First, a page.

Our new campus in Stratford has been designed for collaboration.
With physical spaces that are publicly-accessible and programmes built around working with local communities, this next chapter for UCL embodies our founding principles - to better understand global challenges by bringing together diverse viewpoints.
Here you’ll find opportunities for collaboration, examples of our projects already up and running in the area, plus support for starting your own public engagement project.
How to get involved
Connect and collaborate
Want to connect with east London partners? We’re building networks with diverse local communities to bring their lived experience into our research. In conversation with them, you'll co-create knowledge with positive impact.
Training and support
Interested in finding out how your research can involve public groups? Our online training courses help build confidence and provide valuable practical advice for your public engagement journey.
Already have a great idea that can make an impact in the local community? We have a number of funding opportunities for staff and students running a collaborative project.
Who we work with
Our projects are not only cross-disciplinary in their ideas and practices but diverse in the people and communities they bring together.
By building partnerships beyond the university based on shared values, we co-develop new ways of seeing the world and its challenges, and contribute to solutions that have a lasting positive impact for those around us.
With schools and young people
Working with local schools we connect UCL academic expertise with young people to create new opportunities and access to university education.
With academics and early career researchers
By embedding collaborative practices in research and teaching, we empower staff and students to pursue innovative lines of enquiry.
With artists, creatives and culture
Connecting with creative practitioners, we contribute to cultural discourse through public art commissions and programming.
With community organisations
From funding projects to bringing extra capacity through volunteering, we look for ways we can learn from, and support, our neighbouring communities.
Our civic role
Building on our existing London strategy which has created opportunities in Camden, we are engaging with partners in Newham and other surrounding boroughs to the Queen Elizabeth Olympic Park.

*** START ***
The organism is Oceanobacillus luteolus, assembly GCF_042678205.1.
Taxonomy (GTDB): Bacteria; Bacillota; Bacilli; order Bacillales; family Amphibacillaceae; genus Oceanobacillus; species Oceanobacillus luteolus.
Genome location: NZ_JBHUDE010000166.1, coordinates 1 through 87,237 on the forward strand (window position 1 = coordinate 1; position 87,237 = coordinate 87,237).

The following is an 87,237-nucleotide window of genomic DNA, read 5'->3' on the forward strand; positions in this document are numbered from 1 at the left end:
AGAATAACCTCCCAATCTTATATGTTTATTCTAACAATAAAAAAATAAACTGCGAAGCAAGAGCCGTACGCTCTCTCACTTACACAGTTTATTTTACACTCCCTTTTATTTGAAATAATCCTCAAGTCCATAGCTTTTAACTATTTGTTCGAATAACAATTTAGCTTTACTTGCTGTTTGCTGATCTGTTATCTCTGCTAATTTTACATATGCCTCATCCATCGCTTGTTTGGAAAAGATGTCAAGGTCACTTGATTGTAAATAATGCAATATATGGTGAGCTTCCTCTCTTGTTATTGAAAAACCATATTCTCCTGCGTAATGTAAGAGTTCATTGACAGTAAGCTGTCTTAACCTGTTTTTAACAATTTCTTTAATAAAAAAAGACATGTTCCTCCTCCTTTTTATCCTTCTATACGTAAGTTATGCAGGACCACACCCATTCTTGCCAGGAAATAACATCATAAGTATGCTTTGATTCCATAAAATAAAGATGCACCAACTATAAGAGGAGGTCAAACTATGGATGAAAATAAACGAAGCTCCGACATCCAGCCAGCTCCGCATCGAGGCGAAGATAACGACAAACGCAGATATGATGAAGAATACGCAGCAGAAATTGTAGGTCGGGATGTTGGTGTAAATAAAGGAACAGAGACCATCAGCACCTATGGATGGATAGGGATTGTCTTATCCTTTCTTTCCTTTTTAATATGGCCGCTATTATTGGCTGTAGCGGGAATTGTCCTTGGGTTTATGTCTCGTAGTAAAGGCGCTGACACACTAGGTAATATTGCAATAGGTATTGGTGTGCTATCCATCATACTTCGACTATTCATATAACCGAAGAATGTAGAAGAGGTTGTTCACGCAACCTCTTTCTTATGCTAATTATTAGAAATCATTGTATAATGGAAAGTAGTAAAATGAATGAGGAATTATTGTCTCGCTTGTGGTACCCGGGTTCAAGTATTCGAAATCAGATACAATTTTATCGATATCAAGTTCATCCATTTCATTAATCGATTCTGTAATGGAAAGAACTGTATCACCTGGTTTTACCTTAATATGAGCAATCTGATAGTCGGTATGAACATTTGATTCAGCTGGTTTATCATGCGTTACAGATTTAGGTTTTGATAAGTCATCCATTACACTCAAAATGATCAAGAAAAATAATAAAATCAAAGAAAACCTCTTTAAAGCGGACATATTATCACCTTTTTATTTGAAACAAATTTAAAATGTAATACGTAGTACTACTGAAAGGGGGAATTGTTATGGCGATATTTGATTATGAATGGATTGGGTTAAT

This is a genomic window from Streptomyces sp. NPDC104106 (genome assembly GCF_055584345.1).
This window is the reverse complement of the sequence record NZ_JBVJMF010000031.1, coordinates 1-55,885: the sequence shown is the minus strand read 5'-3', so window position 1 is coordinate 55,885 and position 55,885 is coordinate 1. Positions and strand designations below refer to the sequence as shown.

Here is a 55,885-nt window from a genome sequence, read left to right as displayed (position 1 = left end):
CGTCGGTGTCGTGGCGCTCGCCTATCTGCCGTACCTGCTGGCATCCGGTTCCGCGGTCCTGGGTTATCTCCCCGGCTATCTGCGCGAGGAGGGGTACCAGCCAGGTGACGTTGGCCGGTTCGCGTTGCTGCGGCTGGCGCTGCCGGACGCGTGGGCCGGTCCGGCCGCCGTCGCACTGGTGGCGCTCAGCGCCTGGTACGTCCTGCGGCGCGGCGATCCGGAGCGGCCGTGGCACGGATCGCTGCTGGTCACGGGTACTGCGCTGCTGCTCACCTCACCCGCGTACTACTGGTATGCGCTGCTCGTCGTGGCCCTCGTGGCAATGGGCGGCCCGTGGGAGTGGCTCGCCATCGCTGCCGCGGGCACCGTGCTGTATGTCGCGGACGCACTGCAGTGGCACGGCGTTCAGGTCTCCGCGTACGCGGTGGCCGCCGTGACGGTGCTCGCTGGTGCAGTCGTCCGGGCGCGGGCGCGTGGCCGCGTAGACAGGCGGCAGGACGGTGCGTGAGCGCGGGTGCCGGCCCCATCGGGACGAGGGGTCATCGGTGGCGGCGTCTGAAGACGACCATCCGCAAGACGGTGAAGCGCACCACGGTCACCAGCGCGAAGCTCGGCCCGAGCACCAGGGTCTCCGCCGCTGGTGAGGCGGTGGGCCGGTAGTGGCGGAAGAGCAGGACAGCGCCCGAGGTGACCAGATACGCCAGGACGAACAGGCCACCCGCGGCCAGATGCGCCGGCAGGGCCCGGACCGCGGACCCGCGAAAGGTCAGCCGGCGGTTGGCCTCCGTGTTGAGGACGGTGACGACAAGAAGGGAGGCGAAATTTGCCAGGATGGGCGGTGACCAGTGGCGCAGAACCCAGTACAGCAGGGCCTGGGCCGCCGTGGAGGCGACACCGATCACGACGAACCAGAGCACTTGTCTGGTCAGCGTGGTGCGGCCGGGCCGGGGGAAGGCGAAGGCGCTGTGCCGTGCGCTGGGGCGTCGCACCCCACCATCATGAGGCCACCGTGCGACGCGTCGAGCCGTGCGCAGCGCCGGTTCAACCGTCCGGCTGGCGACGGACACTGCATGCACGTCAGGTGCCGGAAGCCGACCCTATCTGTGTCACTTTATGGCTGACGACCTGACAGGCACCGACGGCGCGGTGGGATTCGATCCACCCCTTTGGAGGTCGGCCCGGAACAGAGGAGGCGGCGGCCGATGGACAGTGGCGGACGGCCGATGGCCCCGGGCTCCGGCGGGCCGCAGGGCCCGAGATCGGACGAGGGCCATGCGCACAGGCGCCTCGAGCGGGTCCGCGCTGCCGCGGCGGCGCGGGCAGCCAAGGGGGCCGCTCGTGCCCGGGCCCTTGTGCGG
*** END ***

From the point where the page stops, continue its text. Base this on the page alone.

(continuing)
As a founding partner of the new cultural and educational district East Bank, we help to create positive experiences for locals including free events like Get Together which brought over 3000 people together this August.
We are proud to be a key partner in this flagship paid internship programme for talented local 18-30 year-olds, whose fresh perspectives will transform the creative and cultural sector.
New Talent-Future Leaders
Co-led by UCL and East Bank partners this ambitious 5-year programme will create inclusive training and employment opportunities for East London’s diverse young workforce.
One of the most rewarding parts of the experience and of my placement so far has been working with colleges and schools from east London. I often sense a good rapport between myself and the pupils, being young east Londoners, and it felt good to know that by virtue of representation I had helped make higher education and employment appear like more of an option in the minds of the pupils.
Mohammed, STEP (Shared Training and Employment Programme) trainee
“Working with the deaf community doesn’t just mean sharing research with people but listening to them. It means working with a community to find research questions that are important for the community.
Professor Bencie Woll, sign language researcher, Trellis arts programme
Explore some of our highlights
Community Engaged Learning
This dedicated consultancy service supports experiential learning by developing partnerships and incorporating collaborative projects into teaching. Students are enabled to contribute significantly to society, and become leaders of the future.
Supported by seed funding from UCL East, this project captures the oral histories of Carribean migrants arriving in the UK since 1948, to explore the role of cricket in the experiences of the ‘Windrush generation’.
Newham Heritage Month
Through workshops and the co-designing of an exhibition, the New Curators Project provided 10 young people from East London the chance to develop the skills and experience needed to start a career in the cultural heritage sector.
Trellis is a programme of knowledge exchange between researchers and artists, to create opportunities for collaboration for both groups, and communities based around the UCL East campus.
City Mill Skate
City Mill Skate is a research project using a shared design process for permanent skateable objects on UCL East campus. By involving local creative and skateboarding communities, it democratises areas of public space.
Over the past year our students have given over 62,000 hours of their time to communities in London. If you are interested in recruiting student volunteers through us, get in touch.